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Friday, 14 April 2017

A Gated Clock Tower...A Very Weathered Clock Tower!

Nothing fancy. An 8" x 5.5"(210 x 140mm) white box.  Cut a 4" (105mm) archway on two sides. Cut out a rectangular window.
Cut out a length of packing cardboard and, in this case, I used "No More Nails" high power adhesive. There are many types on the market but they all have immediate grip so you need not struggle keeping the cardboard in place.  Also, as its not PVA (wood/Elmers glue) there is no buckling and I don't rate hot glue guns with this sort of work -but they can be used.

Above -side view. Below: piece of polystyrene cut out as a chimney stack and I brushed on some All Purpose Filler ("Spackle") that had some PVA glue in, same but with  a dab of grey paint added to it for the building walls. The guttering is simply to hide the card edges and it a plastic drinking straw split up the middle and "clipped" on using glue. The shuttered windows are lollipop sticks cut up. You'll notice I started texturing the passageway.
A little piece of ceramic bead I found added between the windows.  That black oak beam is in fact a strip of black card -I used to cut up lollipop sticks for beaming, plaster the buildings then paint the 'beams'...hours of work cut out by black card!  I used the No More Nails adhesive to stick them down as PVA or even superglue tend not to prevent the card peeling off.
Closer shot of the chimney stacks.  I pinned the two chimney pieces onto the larger part with toothpicks covered in PVA and everything was then stuck together with No More Nails.  Once dried, which is quick, a light brush with filler.
The passageway.  That is a door mid way along the right side. A toothpick run over the filler covered passageway floor gave the texture.
Ahh, there's the Marine!
Below. I had an old watch somewhere but could not find it (until after).  So I printed a clockface and...



Some dry brushing on of colours and this meant the cardboard was not saturate and buckled but brought out an almost tile effect!
Gaps in paint have been taken care of. I wanted a sort of very old crooked roof look and with that you see a lot of crooked chimney stacks -remember these are battered by storms, snow and winds all year around.
A quick look down the passageway at the door to the clock tower. Nice floor texture as I didn't like the other look so use a plastic net and pressed it down into the wet filler (its some kind of oven mat that you can buy for £1 and cut up it makes great looking fencing too).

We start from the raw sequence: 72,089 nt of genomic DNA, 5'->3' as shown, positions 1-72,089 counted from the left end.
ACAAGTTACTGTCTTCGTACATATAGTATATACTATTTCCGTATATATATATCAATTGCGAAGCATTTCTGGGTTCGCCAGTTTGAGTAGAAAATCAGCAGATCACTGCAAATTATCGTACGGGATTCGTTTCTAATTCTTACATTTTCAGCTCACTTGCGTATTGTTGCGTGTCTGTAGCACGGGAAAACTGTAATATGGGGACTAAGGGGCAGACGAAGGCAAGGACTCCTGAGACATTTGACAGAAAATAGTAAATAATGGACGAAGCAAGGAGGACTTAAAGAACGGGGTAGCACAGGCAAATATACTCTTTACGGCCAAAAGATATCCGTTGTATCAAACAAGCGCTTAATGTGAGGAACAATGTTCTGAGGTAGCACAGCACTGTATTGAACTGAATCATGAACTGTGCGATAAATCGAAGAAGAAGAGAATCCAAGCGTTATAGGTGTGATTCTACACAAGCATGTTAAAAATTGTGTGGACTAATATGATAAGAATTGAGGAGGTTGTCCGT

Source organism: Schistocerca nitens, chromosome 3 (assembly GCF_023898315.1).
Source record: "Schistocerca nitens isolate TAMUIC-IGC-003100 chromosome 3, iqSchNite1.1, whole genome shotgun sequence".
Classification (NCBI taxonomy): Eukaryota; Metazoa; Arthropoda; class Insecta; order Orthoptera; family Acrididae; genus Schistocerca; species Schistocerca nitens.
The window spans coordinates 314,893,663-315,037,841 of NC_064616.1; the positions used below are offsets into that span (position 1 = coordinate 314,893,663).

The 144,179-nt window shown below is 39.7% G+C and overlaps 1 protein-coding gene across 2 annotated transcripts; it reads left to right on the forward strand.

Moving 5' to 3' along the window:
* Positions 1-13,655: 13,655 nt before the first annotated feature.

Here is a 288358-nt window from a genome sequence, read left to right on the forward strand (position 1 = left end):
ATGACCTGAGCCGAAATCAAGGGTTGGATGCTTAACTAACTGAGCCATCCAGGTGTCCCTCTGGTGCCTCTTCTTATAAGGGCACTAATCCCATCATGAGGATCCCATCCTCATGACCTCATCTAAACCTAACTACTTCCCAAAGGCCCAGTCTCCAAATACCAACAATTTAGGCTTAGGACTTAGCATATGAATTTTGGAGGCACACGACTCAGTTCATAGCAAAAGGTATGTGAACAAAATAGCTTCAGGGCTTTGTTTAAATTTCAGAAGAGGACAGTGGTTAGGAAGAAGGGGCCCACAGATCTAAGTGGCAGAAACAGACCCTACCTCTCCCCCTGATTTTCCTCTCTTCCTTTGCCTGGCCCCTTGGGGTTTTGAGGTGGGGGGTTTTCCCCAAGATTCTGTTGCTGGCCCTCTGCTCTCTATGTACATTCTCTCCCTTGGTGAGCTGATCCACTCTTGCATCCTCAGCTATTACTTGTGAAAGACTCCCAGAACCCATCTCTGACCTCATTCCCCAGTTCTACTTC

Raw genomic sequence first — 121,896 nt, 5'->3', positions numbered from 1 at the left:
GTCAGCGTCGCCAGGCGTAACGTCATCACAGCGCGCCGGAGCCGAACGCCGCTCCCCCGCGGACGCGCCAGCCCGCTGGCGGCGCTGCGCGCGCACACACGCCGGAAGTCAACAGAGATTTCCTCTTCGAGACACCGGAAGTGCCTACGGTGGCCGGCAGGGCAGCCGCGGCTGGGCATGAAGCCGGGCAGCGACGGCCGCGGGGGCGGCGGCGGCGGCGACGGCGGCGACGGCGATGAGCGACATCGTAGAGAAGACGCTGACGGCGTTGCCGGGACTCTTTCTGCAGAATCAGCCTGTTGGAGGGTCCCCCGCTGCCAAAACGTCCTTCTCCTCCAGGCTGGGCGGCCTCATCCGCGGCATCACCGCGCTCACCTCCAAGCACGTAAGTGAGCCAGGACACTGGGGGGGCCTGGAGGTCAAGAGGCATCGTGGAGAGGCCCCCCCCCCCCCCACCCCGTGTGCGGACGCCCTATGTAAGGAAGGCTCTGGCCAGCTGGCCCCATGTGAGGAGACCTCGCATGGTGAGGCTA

I added a 'wood' arch (cardboard again) and cut up two bamboo scewers and painted them black either side
Side of the building.  Suitably grotty after years of wearing down and it shows the recess in the roof giving enough room for a figure to be positioned if needs be!
A piece of lollipop stick chopped up to be a black notice board behind the marine.
So, enough room for a wagon or even horsemen to ride through. But, of course, gates are needed!

Front....I may weather the gates a bit with paint but they do their job!  Notice the black painted bamboo scewers cover up that corrugated cardboard arch
 Rear. Someone needs to fight to get in and then make it along the passageway....and then need to get through another set of gates.
Ignore that the tower is on the 54mm Sheriff's office!  Those tooth pick gate posts are now painted black and give the whole building the old, weathered look I wanted.

The tower can be used as either a small, walled town's main entrance or even farm entrance. Even mid-bridge as a gate house.

When it comes to scale you might think this is far too large?


Now you look at that Hat Industrie Napoleonic Marine, which is 23mm (in real scale that's 1.66 m tall man).  The thing you have to remember is that most 1/72nd or 20-25mm buildings are not in "true scale".  The reason for this, manufacturers and gamers say, is that true size buildings would look massive in comparison to the figures themselves.  Bad excuse in my opinion.

If you are into wargaming you probably have seen the classic Airfix Waterloo farm set?

Box looks great. As did the one for the Roman Mile Castle, Fort Sahara and so on.  However, if you think you can set all your men up in one to stave off the French attack, or use it for any later conflict including the Franco-Prussian War and even World War One and Two....think again.

Look at this (and I apologise as I have no idea where I got these images from a good while back -could be the Airfix forum? But the first is from miniatures.de)



The thinness of the plastic gives you no bulk and you are over cluttered with just a few men. I even expanded mine to include one of the old Airfix (now manufactured by Dapol) thatched cottages.  Did not help. Just too small.  The whole scale looks off.

Richard Caldwell's Waterloo set up (not the farm but the church) and, again, no idea where I got this from.  But look at the scale of the buildings compared to the figures. Yes, you do need more space to set these up but that's half the fun.  I don't have an 8 ft x 4ft standard table but a wallpaper pasting table is large for my space.

The thing is, if you want to, and if you have the cash, you can buy MDF (hardboard) laser-cut buildings that you need to construct.  There are resin buildings, too, but they do cost a great deal. Making your own terrain out of old boxes, polystyrene and so on is creative, relaxing (that I need) and fun.  H. G. wells made wallpaper houses and put child's wooden play blocks in them for stability.

You make what you want with what you have got. These aren't going to be contest pieces or for display.  They are for your game.

It is THAT easy.  I can do so can you.

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